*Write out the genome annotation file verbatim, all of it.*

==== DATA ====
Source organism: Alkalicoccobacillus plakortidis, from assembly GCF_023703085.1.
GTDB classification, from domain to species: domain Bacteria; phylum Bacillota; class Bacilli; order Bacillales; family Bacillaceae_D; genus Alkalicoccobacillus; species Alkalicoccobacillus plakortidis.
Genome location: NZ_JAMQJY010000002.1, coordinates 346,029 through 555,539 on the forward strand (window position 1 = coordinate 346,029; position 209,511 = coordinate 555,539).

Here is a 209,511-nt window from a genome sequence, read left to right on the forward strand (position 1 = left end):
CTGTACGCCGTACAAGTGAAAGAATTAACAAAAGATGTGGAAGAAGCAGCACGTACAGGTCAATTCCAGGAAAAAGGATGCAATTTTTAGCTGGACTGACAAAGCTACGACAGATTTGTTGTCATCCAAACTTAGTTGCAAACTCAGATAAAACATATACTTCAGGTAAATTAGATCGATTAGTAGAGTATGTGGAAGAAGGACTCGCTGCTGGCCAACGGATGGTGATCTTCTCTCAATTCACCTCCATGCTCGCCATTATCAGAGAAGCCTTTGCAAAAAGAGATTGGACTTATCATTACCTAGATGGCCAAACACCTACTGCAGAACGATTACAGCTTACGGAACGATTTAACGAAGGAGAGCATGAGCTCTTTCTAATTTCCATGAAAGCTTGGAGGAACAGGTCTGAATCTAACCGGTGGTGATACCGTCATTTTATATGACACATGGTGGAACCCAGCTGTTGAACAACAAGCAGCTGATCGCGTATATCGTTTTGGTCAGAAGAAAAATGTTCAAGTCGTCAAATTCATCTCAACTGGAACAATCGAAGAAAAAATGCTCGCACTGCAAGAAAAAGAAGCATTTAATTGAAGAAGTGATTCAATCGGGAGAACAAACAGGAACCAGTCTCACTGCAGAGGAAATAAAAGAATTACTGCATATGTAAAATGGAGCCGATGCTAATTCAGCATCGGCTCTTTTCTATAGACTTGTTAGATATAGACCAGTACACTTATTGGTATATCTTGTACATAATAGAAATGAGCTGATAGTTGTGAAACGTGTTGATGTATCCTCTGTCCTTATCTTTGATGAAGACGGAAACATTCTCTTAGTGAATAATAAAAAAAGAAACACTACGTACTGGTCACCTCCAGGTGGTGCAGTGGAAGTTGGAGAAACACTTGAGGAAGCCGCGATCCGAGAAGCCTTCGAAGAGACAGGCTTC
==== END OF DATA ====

Source organism: Alkalicoccobacillus plakortidis, from assembly GCF_023703085.1.
GTDB classification, from domain to species: domain Bacteria; phylum Bacillota; class Bacilli; order Bacillales; family Bacillaceae_D; genus Alkalicoccobacillus; species Alkalicoccobacillus plakortidis.
Genome location: NZ_JAMQJY010000002.1, coordinates 346,029 through 555,539 on the forward strand (window position 1 = coordinate 346,029; position 209,511 = coordinate 555,539).

Here is a 209,511-nt window from a genome sequence, read left to right on the forward strand (position 1 = left end):
CTGTACGCCGTACAAGTGAAAGAATTAACAAAAGATGTGGAAGAAGCAGCACGTACAGGTCAATTCCAGGAAAAAGGATGCAATTTTTAGCTGGACTGACAAAGCTACGACAGATTTGTTGTCATCCAAACTTAGTTGCAAACTCAGATAAAACATATACTTCAGGTAAATTAGATCGATTAGTAGAGTATGTGGAAGAAGGACTCGCTGCTGGCCAACGGATGGTGATCTTCTCTCAATTCACCTCCATGCTCGCCATTATCAGAGAAGCCTTTGCAAAAAGAGATTGGACTTATCATTACCTAGATGGCCAAACACCTACTGCAGAACGATTACAGCTTACGGAACGATTTAACGAAGGAGAGCATGAGCTCTTTCTAATTTCCATGAAAGCTTGGAGGAACAGGTCTGAATCTAACCGGTGGTGATACCGTCATTTTATATGACACATGGTGGAACCCAGCTGTTGAACAACAAGCAGCTGATCGCGTATATCGTTTTGGTCAGAAGAAAAATGTTCAAGTCGTCAAATTCATCTCAACTGGAACAATCGAAGAAAAAATGCTCGCACTGCAAGAAAAAGAAGCATTTAATTGAAGAAGTGATTCAATCGGGAGAACAAACAGGAACCAGTCTCACTGCAGAGGAAATAAAAGAATTACTGCATATGTAAAATGGAGCCGATGCTAATTCAGCATCGGCTCTTTTCTATAGACTTGTTAGATATAGACCAGTACACTTATTGGTATATCTTGTACATAATAGAAATGAGCTGATAGTTGTGAAACGTGTTGATGTATCCTCTGTCCTTATCTTTGATGAAGACGGAAACATTCTCTTAGTGAATAATAAAAAAAGAAACACTACGTACTGGTCACCTCCAGGTGGTGCAGTGGAAGTTGGAGAAACACTTGAGGAAGCCGCGATCCGAGAAGCCTTCGAAGAGACAGGCTTC